"I have never had shoes go mouldy and the blame clearly sits with the manufacturer.

"I have returned the shoes to the shop I purchased them from and received a refund."


Another mum, who wished to remain anonymous, told the Scottish Sun Online her daughter has even contracted athlete's foot and a fungal nail infection after being repeatedly exposed to mould in her school shoes.

"Our GP told us they have never known a child so young to have one", she told us.

Hundreds of outraged parents have also taken to social media to share similar experiences and grim pictures of their children’s mouldy shoes.

Emma Coffield, who bought them in Schuh, said: “I checked [my daughter’s] and they are covered in mould. 

“Been worn for three weeks, cost £60 and they’ve done this. Honestly disgusted.

“I’m 40 years old, I’ve had plenty of pairs of shoes in my life, leather ones, expensive ones, I'm well aware how to look after them.

“My little girl has had Lelli Kelly boots and shoes before but sadly I’ll never be buying them again.

“Why would anyone want to buy shoes that might do this, regardless of the weather?”

Leonna Findlay, from Bellshill, Lanarkshire, added:  “I thought surely not but double checked [my daughter’s] just in case. Sure as ever there it was at her toes. Mould growing everywhere on both shoes. 

"Please check your wee girls shoes.”

Another mum, Kailey, wrote: “Went to polish my daughter’s three week old Lelli Kelly school shoes to notice mould spores all growing inside them.

“They have never been soaked in water and she wears them 3-4 days a week for six hours a day.

“The shoes are still immaculate on the outside.

“Why the hell are they mouldy? I’m absolutely horrified.”

Fellow parent Kylie Rose revealed: “My little girl’s went mouldy after two days of wearing them. Go to keep the shoes that I binned and full refund.”

Caroline Grant, from Motherwell, wrote: “Shocked by this. I checked my daughter's who just got them for the new term and there's mould on the insoles.”

And Hannah Stevely said: “Checked my wee girl’s, she’s wore them 9 times since our schools went back on the 21st August.

“Absolutely horrified. My wee girl is in primary 4, every year we’ve had the exact same school shoe only bought the newer bigger size. Never had this issue before and just checked last year’s she wore for the whole school year and they are immaculate inside not a mark.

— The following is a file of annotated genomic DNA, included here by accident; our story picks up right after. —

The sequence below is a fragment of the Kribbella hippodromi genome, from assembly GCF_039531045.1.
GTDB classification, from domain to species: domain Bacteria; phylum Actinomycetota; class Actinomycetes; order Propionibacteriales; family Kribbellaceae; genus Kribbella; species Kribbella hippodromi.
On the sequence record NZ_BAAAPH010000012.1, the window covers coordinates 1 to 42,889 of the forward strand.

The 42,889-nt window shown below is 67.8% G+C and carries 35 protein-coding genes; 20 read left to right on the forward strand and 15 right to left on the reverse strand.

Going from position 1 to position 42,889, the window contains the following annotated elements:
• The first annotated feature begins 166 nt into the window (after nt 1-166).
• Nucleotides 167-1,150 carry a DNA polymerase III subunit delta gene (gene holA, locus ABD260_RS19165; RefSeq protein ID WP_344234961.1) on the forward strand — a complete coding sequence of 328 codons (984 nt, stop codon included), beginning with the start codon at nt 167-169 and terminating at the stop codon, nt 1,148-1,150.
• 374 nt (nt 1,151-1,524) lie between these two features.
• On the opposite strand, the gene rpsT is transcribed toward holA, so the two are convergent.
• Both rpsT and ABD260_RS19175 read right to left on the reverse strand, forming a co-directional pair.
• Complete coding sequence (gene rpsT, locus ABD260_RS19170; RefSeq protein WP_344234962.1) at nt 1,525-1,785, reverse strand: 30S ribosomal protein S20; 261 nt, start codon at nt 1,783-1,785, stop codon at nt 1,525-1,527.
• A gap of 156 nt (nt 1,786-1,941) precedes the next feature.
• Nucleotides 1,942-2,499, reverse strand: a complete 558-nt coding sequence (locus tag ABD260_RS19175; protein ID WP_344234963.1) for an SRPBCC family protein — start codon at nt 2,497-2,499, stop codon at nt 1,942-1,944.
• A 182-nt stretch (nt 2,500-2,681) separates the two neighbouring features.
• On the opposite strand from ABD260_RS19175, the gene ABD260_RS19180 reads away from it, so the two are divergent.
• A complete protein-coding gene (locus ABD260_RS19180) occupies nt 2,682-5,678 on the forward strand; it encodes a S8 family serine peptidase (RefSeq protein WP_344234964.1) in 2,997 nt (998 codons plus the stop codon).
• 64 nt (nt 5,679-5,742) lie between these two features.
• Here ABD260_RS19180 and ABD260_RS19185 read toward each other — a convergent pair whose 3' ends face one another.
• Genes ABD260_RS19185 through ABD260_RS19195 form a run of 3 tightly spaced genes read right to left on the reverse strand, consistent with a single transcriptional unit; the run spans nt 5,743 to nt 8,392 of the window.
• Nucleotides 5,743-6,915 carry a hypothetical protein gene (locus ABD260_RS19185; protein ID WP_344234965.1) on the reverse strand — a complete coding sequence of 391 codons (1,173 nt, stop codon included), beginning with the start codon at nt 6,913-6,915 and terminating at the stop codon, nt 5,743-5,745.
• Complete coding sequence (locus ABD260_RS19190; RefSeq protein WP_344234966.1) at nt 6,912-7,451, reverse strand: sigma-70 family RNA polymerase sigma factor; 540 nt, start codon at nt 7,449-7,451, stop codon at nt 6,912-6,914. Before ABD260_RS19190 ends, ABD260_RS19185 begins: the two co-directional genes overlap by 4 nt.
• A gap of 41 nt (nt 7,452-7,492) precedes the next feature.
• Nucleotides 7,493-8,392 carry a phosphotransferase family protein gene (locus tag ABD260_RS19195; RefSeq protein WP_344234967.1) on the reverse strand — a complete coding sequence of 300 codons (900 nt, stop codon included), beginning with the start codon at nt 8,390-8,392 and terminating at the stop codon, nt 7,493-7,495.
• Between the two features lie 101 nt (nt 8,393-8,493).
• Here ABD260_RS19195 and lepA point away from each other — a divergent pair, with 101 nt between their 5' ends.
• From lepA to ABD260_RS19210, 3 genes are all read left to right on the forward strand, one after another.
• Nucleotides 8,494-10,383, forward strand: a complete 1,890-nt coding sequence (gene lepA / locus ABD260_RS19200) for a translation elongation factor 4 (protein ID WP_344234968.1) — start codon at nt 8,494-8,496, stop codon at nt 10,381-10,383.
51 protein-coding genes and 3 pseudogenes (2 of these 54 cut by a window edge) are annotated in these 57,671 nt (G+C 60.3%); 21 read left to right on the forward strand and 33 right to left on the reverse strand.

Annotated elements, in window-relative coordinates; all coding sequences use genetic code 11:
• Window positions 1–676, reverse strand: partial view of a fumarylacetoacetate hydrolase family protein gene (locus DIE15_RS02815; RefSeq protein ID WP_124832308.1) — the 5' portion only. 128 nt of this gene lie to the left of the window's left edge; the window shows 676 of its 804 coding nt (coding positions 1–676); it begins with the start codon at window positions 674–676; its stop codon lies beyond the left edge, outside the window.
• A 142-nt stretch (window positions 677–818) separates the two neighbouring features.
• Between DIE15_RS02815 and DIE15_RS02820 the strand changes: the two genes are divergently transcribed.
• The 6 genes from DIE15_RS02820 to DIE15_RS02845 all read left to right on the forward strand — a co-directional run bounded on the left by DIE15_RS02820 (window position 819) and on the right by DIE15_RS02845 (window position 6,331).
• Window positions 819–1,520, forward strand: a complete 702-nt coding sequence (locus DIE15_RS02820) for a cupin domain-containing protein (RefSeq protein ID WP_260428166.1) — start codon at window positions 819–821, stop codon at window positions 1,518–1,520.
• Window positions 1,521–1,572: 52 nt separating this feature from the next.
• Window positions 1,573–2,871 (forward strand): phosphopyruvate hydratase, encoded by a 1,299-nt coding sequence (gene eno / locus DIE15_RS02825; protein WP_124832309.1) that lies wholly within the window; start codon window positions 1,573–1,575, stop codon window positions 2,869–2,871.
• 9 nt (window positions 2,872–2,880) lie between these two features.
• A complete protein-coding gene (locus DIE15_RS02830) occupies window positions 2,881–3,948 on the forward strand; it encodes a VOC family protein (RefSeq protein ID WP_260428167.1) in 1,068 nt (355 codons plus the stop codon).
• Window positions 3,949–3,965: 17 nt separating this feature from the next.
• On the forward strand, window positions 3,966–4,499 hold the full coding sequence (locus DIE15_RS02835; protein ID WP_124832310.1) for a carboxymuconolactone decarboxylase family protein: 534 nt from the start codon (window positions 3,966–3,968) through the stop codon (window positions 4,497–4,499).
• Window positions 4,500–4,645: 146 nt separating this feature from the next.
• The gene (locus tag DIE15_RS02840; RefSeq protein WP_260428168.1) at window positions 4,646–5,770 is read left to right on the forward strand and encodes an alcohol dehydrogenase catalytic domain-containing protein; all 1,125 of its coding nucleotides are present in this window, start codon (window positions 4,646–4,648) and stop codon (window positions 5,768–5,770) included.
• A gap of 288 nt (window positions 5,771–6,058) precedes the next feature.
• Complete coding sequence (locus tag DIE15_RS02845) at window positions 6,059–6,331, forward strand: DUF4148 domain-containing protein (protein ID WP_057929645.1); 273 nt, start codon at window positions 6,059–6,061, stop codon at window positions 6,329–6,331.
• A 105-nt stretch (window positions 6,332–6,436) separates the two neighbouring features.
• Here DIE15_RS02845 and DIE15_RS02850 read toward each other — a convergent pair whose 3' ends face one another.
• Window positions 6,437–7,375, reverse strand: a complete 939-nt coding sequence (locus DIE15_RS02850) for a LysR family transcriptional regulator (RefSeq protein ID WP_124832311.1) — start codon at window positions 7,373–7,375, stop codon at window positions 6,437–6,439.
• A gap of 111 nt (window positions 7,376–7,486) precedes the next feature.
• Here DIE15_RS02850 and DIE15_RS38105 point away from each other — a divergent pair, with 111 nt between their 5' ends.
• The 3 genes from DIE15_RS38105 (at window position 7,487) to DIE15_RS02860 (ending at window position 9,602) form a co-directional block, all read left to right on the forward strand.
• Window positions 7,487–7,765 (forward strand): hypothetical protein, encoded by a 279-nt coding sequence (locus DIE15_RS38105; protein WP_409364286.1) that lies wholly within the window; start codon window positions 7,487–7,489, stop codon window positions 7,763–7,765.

“This year’s is absolutely disgusting. We couldn’t work out why her new white socks were stained. We thought she had been using paint or something. It’s obviously been stained from the severe mould growing inside 

“We keep ours [shoes] on a metal rack in the hall. It’s an open space. The same place the shoes have been kept every year and never had an issue. There’s definitely an issue with the shoes this year for sure.”

Lollipop Boutique, who sells Lelli Kelli shoes in their Glasgow store, also said in a social media post: “We have been made aware there are posts circulating on social media with regards to mould on Lelli Kelly school shoes [this season’s only].

"As it stands just now, we have not been made aware from Lelli Kelly that there is an ongoing issue at the moment.

“We ask that if your child’s shoes do have mould on them that you bring them into the store, with proof of purchase.

“We can then be in contact with Lelli Kelly on the next steps.”


When approached for comment by the Scottish Sun, a Lelli Kelli spokeswoman blamed "improper use by consumers" for the mould.

She said: "We dispute the allegations and believe that this problem is not due to a manufacturing defect on our part, but to external factors such as improper use and poor product care by consumers.

"We believe that the cause of the mould, in case of being proved, will be attributable to the improper use by some consumers, who did not take due care in handling the shoes.

"If it were a technical problem of the products, the shoes displayed in the retailers should also have this defect at the moment of sale.

"Therefore, any spontaneously produced mould problem of the shoes would already have been visible at the time of fitting and purchase, since several months elapsed from production to sale.

"On the contrary, the fact that the shoes have been purchased by consumers, proves that there was not any mould problem.

"Furthermore, the fact, to be of general concern, would have to affect a high percentage of shoes sold and not just a few units.


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"Lelli Kelly Ltd sells around 100,000 pairs of school shoes annually, and so far we have received around 60 complaints about the mould problem.

"This means that the problem affects around 0.060% of the products sold, which is an extreme small number to claim that there are manufacturing defects."